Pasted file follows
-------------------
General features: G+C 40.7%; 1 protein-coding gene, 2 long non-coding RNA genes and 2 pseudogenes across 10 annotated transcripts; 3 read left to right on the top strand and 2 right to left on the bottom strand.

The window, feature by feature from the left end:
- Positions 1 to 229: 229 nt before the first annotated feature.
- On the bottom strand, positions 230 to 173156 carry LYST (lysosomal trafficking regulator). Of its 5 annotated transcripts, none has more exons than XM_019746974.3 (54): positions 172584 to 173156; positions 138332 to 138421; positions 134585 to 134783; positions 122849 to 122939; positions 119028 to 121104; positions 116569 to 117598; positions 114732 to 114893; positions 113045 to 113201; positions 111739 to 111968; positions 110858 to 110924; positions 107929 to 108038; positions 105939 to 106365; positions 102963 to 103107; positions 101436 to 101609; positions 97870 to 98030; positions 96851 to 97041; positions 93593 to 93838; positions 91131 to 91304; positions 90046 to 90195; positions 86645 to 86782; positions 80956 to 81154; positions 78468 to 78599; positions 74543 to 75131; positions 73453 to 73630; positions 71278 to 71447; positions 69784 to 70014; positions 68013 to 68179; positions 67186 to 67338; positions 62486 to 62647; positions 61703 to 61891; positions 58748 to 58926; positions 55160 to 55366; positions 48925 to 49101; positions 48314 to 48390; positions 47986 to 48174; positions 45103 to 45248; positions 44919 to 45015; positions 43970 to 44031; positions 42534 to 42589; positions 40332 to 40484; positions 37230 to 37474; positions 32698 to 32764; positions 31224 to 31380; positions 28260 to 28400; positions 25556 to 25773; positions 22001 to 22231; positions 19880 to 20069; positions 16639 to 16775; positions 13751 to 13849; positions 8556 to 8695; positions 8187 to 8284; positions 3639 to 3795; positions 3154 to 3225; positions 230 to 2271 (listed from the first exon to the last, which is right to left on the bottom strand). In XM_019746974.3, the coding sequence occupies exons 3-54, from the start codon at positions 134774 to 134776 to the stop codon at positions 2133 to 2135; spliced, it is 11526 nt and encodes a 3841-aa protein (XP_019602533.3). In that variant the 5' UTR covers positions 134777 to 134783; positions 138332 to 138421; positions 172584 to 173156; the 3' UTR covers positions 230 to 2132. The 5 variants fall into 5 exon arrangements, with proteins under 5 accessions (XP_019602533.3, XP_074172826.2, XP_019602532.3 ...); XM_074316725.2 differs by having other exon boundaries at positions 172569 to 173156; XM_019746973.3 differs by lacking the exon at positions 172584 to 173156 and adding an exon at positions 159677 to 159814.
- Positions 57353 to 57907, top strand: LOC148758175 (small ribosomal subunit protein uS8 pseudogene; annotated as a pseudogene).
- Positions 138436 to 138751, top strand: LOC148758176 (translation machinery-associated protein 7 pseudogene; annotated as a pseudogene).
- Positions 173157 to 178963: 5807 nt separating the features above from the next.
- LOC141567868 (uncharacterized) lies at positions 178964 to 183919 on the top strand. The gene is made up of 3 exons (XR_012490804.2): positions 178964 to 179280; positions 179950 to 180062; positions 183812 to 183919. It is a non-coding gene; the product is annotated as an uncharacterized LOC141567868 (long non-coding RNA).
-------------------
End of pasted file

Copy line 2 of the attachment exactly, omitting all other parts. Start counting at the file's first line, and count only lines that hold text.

The window, feature by feature from the left end: